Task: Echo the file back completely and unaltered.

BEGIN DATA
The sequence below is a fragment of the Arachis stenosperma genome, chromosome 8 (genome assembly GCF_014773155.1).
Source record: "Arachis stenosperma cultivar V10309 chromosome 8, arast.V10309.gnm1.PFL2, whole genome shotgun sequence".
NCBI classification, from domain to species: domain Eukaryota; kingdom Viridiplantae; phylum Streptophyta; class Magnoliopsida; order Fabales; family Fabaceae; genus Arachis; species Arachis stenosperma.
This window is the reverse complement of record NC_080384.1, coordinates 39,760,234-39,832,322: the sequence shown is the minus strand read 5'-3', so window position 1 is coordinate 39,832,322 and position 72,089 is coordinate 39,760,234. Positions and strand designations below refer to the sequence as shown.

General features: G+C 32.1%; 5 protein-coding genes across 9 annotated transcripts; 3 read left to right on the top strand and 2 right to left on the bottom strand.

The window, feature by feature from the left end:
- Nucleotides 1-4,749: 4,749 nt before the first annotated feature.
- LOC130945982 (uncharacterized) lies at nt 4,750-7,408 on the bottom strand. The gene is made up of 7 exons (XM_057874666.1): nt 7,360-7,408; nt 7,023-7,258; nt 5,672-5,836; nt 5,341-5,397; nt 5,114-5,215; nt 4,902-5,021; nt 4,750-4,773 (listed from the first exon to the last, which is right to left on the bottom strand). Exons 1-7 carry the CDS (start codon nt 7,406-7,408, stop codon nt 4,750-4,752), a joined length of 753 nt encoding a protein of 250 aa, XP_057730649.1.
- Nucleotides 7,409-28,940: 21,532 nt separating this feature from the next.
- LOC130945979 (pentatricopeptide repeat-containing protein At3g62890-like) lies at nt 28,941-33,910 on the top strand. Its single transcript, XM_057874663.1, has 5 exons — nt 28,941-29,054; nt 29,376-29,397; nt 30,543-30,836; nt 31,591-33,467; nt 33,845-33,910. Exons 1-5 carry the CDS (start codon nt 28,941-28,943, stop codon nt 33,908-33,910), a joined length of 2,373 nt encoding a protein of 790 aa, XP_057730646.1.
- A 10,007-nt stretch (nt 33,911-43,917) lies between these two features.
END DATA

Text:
The sequence below is a fragment of the Arachis stenosperma genome, chromosome 8 (genome assembly GCF_014773155.1).
Source record: "Arachis stenosperma cultivar V10309 chromosome 8, arast.V10309.gnm1.PFL2, whole genome shotgun sequence".
NCBI classification, from domain to species: domain Eukaryota; kingdom Viridiplantae; phylum Streptophyta; class Magnoliopsida; order Fabales; family Fabaceae; genus Arachis; species Arachis stenosperma.
This window is the reverse complement of record NC_080384.1, coordinates 39,760,234-39,832,322: the sequence shown is the minus strand read 5'-3', so window position 1 is coordinate 39,832,322 and position 72,089 is coordinate 39,760,234. Positions and strand designations below refer to the sequence as shown.

General features: G+C 32.1%; 5 protein-coding genes across 9 annotated transcripts; 3 read left to right on the top strand and 2 right to left on the bottom strand.

The window, feature by feature from the left end:
- Nucleotides 1-4,749: 4,749 nt before the first annotated feature.
- LOC130945982 (uncharacterized) lies at nt 4,750-7,408 on the bottom strand. The gene is made up of 7 exons (XM_057874666.1): nt 7,360-7,408; nt 7,023-7,258; nt 5,672-5,836; nt 5,341-5,397; nt 5,114-5,215; nt 4,902-5,021; nt 4,750-4,773 (listed from the first exon to the last, which is right to left on the bottom strand). Exons 1-7 carry the CDS (start codon nt 7,406-7,408, stop codon nt 4,750-4,752), a joined length of 753 nt encoding a protein of 250 aa, XP_057730649.1.
- Nucleotides 7,409-28,940: 21,532 nt separating this feature from the next.
- LOC130945979 (pentatricopeptide repeat-containing protein At3g62890-like) lies at nt 28,941-33,910 on the top strand. Its single transcript, XM_057874663.1, has 5 exons — nt 28,941-29,054; nt 29,376-29,397; nt 30,543-30,836; nt 31,591-33,467; nt 33,845-33,910. Exons 1-5 carry the CDS (start codon nt 28,941-28,943, stop codon nt 33,908-33,910), a joined length of 2,373 nt encoding a protein of 790 aa, XP_057730646.1.
- A 10,007-nt stretch (nt 33,911-43,917) lies between these two features.